The Debate | Opinion

COVID-19 and Trust in the Chinese Government: What Do We Actually Know?

We need to be cautious about survey data exploring the Chinese public’s attitudes toward their government.

By Allison Quatrini for
COVID-19 and Trust in the Chinese Government: What Do We Actually Know?
Credit: Illustration by Catherine Putz

Does COVID-19 prove the superiority of Chinese authoritarianism? Recent discussion has centered on the link between citizens’ trust in the government and the containment of COVID-19 in several Asian countries. According to Rachel Kleinfeld, legitimacy is one factor that predicts success. Supporting this view, U.S. News and World Report cites a survey stating that more than 80 percent of the public in China trusts the government to care for their health.

The link between trust in the government and success in containing the virus seems plausible. If citizens trust the state, they will see its directives as reasonable and worth following. Thus, to the degree that Asian authoritarian political systems achieve greater legitimacy than liberal democratic counterparts, contrary to the assumption that such legitimacy requires the consent of the governed, then Asian authoritarian politics ought to be better positioned to handle public health crises. A deeper look into these measures, however, suggests this analysis is premature.

First, consider what is meant by the idea that Chinese citizens “trust” the government. To this end, we need to separate the central government and the local government. Research by political scientist Li Lianjiang over a period of more than a decade demonstrates that people in China tend to trust the central government rather than local authorities. Specifically, rural residents tend to believe that the central government has the best of intentions, but that it does not always have the capacity to carry out policies at the local level. Further research on Li’s part has illustrated that when Chinese citizens are confronted with wavering trust, they redefine what they mean by the central government so that they can remain confident. His more recent work, however, suggests that perhaps trust in the central government is not as strong as it originally appeared. In this sense, stating that Chinese citizens trust the government is painting with too broad a brush. We must therefore ask: which level of government and how might levels of trust have changed over time?

A closer look at the survey itself uncovers additional issues with what it means to trust the government. Kleinfeld uses the Edelman Trust Barometer to gauge the levels of trust that citizens place in their governments. The report mentions the following caveat on its findings: “Questions that afforded respondents the opportunity to criticize their government were not asked in Russia, China, or Thailand.” Political scientist Lily Tsai sheds light on why this might be the case, pointing out that merely conducting survey research in China is a politically sensitive endeavor. First, it is sensitive and high stakes for local officials, as survey research can be viewed as a measure of their performance. Second, because it is high stakes for officials, it is high stakes for citizens. They know their answers could have a negative impact. Given that it is dangerous to question or criticize the state, it makes sense to exclude such questions. Certainly, an institutional review board that authorizes surveys before researchers go into the field could find questions of that nature unethical, precisely because of the dangers they could pose. Even if those questions had been included, it is quite likely that many respondents would not have answered truthfully.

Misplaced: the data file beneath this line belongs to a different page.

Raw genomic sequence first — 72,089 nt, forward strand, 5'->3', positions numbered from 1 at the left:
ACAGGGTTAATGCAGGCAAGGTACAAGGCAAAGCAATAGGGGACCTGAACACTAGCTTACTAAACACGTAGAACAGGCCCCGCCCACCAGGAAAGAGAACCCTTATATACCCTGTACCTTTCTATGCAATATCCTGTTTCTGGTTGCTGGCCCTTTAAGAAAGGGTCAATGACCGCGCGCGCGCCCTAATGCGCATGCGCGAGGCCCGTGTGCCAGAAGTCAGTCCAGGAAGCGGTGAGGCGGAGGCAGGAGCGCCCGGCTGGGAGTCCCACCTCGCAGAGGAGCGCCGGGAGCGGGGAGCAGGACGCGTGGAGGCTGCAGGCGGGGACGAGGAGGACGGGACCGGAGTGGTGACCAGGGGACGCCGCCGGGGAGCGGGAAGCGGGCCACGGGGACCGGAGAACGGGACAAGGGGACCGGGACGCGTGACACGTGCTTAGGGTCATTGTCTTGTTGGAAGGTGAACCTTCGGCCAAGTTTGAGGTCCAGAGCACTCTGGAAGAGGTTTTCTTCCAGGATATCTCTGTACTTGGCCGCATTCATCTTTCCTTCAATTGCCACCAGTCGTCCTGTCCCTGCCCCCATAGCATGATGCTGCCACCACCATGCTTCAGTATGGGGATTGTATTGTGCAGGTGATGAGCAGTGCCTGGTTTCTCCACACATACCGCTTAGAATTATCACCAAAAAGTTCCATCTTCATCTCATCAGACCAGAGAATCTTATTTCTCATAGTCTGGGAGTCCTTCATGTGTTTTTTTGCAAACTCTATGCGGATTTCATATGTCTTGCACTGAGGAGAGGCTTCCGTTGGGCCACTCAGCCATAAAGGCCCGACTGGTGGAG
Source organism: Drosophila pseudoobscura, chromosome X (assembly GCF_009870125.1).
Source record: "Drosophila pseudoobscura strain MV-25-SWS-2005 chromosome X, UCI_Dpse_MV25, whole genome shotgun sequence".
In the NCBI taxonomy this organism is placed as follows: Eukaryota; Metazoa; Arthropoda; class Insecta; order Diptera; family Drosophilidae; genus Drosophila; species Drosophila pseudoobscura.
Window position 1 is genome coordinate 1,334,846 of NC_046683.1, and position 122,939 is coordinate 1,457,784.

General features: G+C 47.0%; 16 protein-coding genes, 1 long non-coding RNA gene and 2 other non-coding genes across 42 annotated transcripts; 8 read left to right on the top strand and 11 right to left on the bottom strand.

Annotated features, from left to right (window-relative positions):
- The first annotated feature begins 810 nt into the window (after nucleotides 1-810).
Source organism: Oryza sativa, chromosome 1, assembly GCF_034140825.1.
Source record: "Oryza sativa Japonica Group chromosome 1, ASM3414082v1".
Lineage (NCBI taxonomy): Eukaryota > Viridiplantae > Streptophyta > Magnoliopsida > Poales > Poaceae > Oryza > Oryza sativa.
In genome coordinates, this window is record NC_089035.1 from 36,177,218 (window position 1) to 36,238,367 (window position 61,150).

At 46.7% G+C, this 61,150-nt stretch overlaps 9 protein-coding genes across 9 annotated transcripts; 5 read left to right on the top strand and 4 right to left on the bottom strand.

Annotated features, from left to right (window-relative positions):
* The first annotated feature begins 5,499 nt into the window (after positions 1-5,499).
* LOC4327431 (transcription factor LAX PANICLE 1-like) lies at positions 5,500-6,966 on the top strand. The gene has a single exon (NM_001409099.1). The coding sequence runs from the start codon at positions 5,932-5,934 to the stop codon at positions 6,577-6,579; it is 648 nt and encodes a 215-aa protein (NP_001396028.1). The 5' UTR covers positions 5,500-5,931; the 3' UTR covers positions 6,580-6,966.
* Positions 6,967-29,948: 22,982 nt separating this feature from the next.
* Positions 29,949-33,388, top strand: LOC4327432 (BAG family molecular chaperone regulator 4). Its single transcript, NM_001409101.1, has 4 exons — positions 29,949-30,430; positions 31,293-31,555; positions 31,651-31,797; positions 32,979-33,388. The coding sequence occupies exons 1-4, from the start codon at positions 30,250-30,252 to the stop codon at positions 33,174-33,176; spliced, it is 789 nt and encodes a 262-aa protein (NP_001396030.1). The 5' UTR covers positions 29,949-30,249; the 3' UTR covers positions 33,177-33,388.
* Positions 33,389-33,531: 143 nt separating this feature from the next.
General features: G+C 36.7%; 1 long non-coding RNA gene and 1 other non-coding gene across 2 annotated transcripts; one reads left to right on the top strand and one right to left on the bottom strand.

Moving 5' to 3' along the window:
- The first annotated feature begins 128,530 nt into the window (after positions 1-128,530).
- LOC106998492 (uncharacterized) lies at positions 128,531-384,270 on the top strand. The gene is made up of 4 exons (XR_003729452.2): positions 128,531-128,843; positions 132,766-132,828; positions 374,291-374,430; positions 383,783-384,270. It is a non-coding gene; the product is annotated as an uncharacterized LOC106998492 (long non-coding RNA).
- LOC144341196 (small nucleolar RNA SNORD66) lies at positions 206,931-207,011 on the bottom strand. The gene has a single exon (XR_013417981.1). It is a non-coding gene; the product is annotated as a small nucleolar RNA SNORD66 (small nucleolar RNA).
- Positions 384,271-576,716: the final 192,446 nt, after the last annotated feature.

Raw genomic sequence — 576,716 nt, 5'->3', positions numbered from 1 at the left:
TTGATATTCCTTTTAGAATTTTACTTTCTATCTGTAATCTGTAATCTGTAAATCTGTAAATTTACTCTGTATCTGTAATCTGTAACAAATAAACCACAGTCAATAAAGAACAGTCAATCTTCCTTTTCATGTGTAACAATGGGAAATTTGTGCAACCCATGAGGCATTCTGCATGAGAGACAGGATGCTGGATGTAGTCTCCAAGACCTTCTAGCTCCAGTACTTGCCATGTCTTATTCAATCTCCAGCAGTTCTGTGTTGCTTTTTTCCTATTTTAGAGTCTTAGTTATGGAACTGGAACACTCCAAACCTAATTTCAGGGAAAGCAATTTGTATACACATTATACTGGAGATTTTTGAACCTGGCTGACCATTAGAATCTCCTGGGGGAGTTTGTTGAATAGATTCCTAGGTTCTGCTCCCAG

One may ask: why, then, did respondents answer other questions indicating a high level of trust in the government in the way that they did? They may have felt pressure to do so, which would lead to inaccurate results. Thus, even with a positive assessment of the government and in the absence of an opportunity to criticize the state, one cannot assume that this must equate to trust in the government. In short, just because people say they trust the government does not mean they really do, particularly in an authoritarian context.

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Second, Kleinfeld argues that there is a marked difference between voluntary compliance and government enforcement. There is some merit to this, but the question of how to discern that difference has troubled researchers for decades: how can one know why people are doing what they are doing? People may comply, but only out of fear. People may indeed comply voluntarily because they buy into what the state is doing. Moreover, there is a third alternative as well: people may comply but without buy-in. In this sense, when one witnesses diligent compliance with state orders in China, it is difficult to assign a motive.

It is tempting to consider a causal link between trust in the Chinese government and increased performance in containing the virus. Such a claim, however, is too general and may not be entirely trustworthy in the Chinese context. It is important to distinguish between levels of government, to consider the challenges of conducting survey research in China, and to think about how, and whether, we know the difference between voluntary and forced compliance.

Allison Quatrini is Assistant Professor of Political Science and International Relations and Global Affairs at Eckerd College where her research focuses on ethnic minorities and their relationship with the Chinese party-state. She received her Ph.D. from The George Washington University in 2017.